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This page provides an overview of the basic operation of the ROSflight firmware and the concepts behind the behaviors.

Companion Computer

ROSflight is primarily intended to be used with a companion computer running ROS. The ROS interface is provided by the rosflight_io node. All configuration of the flight controller is done through the ROS service API provided by rosflight_io (see the parameter configuration documentation page). Sensor data such as IMU measurements are streamed from the flight controller to the companion computer and published as ROS topics. Control setpoints can also be sent to the flight controller by publishing to the appropriate ROS topic (see the autonomous flight documentation page).


To avoid confusion, we try to consistently use the following terminology:

  • Flight controller: The embedded board (such as a Revo or Naze32) that runs the ROSflight firmware and performs I/O with sensors and ESCs
  • Companion computer: A Linux computer, running ROS, that is mounted on the vehicle and has a physical, serial connection with the flight controller
  • Offboard control (setpoints): The control setpoints passed from the companion computer to the flight controller. The control is "offboard" from the perspective of the flight controller, even though the computer providing those commands is mounted onboard the vehicle. Perhaps this is not the greatest terminology, but hopefully this helps clear up potential confusion.

The following figure illustrates the interactions between the major components of the system:

System Components

RC Safety Pilot

ROSflight is designed for use with offboard control from experimental and research code. As such, it provides several mechanisms for an RC safety pilot to intervene if something goes wrong with the control setpoints coming from the companion computer:

  • RC override switch: The safety pilot can flip a switch on the transmitter to take back RC control. Attitude and throttle override can be mapped independently, meaning you can choose one or the other, put them on separate switches, or put them both on the same switch. Details on these switches are provided on the RC configuration page.
  • Stick deviations: If a stick is deviated from its center position, then that channel is overridden by RC control. This allows the safety pilot to take control without flipping a switch. This may be useful to provide a momentary correction on a single axis. The fraction of stick travel needed to activate the RC override is controlled by the RC_OVRD_DEV parameter. The OVRD_LAG_TIME parameter controls the amount of time that the override remains active after the sticks return to center.
  • Minimum throttle: By default, the flight controller takes the minimum of the two throttle commands from RC and offboard control setpoints. This allows the safety pilot to drop the throttle quickly if needed. This behavior can be turned on or off with the MIN_THROTTLE parameter.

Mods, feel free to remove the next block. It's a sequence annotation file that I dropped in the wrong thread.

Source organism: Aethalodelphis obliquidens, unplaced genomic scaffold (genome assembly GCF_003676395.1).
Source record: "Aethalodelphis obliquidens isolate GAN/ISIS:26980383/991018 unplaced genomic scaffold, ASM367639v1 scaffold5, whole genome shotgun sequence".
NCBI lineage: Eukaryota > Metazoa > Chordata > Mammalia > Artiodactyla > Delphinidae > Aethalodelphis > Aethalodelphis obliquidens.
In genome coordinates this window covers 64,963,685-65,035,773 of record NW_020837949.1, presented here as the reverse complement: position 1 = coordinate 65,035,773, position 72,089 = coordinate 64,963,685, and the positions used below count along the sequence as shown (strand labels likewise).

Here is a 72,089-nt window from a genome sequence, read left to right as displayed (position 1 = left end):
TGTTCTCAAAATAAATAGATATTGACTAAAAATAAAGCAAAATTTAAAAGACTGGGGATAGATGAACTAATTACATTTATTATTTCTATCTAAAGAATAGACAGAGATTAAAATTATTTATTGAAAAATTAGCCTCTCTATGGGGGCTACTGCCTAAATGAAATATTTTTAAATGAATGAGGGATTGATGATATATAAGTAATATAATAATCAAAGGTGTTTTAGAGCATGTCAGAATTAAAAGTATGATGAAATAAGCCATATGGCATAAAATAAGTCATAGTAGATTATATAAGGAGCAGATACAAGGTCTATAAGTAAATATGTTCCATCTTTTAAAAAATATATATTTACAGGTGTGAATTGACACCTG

Arming, Errors & Failsafe

The flight controller can only be armed and disarmed via RC control. Two mechanisms are provided: sticks (left stick down and right to arm, down and left to disarm) and switch. Only one of these options can be active at a time. Details on configuration are given on the RC configuration page.

The firmware runs a number of error checks before allowing the flight controller to arm. Completing the configuration checklist on the Getting Started page should avoid these errors. In addition to a few internal health checks, the following conditions are checked:

  • Mixer: Valid mixer must have been selected (see the Hardware Setup documentation page)
  • IMU calibration: The IMU must have been calibrated since firmware was flashed (it is recommended that you recalibrate often)
  • RC: There must be an active RC connection

In addition to the error checking before arming, the flight controller enters a failsafe mode if the RC connection is lost during flight while armed. While in failsafe mode the flight controller commands level flight with the throttle value defined by the FAILSAFE_THR parameter.

The following is a simplified version of the finite state machine that defines logic used for the arming, error checks, and failsafe operations:

Arming FSM

The state manager also includes functionality for recovering from hard faults if one were to occur, although this is unlikely with unmodified firmware. If a hard fault occurs while the flight controller is armed, the firmware has the ability to immediately rearm after rebooting to enable continued RC control of the vehicle for recovery.


The meaning of the various LEDs is summarized in the following table. The colors of the LEDs may change depending on your specific board:

LED On Off Slow Blink Fast Blink
Power (Blue) Board powered - - -
Info (Green) RC control Offboard control - -
Warning (Red) Armed Disarmed Error (disarmed) Failsafe (armed)